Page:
Tag Archives: brand development

Lessons B2C and B2B Companies Can Learn from Smart Brands

smart brands

In February of this year, I met with 35 brand certified peers. During our time together, we shared some of our favorite brands and talked about why those brands stood out to us.

My favorite brand was Disney because of its family-oriented focus. It’s about making people happy: its stories have happy endings and its service model creates extraordinary experiences. The brand has been consistent since brothers Walt and Roy founded the company in 1929.

Some of the group’s favorite brands included Adidas, Tom’s Shoes, Nike, BMW, Sephora, Trader Joe’s, LL Bean, Marshall’s|TJ Maxx, Red Bull, Vitamix, Guinness, Always, Tesla, Google, Apple, Lyft, US Marines, and Southwest Airlines. In listening to the stories of why these smart brands stood out and why they rose to the top of our minds, some similarities began to surface. There are some lessons to be learned from these smart brands for both consumer-oriented companies and business-to-business brands.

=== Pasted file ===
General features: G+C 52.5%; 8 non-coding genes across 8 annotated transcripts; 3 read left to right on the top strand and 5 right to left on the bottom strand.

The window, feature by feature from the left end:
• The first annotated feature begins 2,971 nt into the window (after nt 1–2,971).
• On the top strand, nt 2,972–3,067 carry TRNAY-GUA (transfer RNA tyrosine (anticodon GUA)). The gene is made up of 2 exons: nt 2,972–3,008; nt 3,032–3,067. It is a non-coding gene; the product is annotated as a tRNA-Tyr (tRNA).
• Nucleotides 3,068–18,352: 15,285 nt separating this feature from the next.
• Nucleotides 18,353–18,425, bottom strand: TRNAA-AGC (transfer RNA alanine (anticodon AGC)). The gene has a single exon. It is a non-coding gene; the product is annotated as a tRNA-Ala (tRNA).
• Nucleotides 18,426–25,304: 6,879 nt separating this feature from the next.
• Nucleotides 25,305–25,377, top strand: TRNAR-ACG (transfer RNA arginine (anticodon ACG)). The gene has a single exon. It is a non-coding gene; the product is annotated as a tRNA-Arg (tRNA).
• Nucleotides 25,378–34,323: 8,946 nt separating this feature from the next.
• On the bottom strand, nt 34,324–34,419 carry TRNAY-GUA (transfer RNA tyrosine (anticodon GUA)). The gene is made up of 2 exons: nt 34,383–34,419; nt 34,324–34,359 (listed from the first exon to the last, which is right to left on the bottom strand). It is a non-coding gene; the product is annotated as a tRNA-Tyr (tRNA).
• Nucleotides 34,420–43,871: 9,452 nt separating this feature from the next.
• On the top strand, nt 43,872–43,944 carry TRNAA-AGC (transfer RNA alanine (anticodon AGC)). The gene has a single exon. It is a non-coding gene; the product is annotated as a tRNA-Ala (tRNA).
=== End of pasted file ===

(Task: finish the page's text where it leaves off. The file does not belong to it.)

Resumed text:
Lesson #1 – Have a strong commitment and understanding of why your business exists and how it contributes to the betterment of your target audience and/or the world.

Lesson #2 – Altruism can be a business driver. Stand for something greater than your products or services. Pay it forward.

Lesson #3 – Create an internal environment that is inclusive and where people feel empowered. Make employees your #1 brand ambassadors.

Lesson #4 – Make sure your company’s brand strategy and business strategy are aligned.

Lesson #5 – Create a consistent customer experience at all touch points — online, on the phone, in person.

Lesson #6 – Establish standards when involving third-party resellers in representing your company’s brand.

Lesson #7 – Stand behind your target customers, enrich their world and empower them to achieve their best.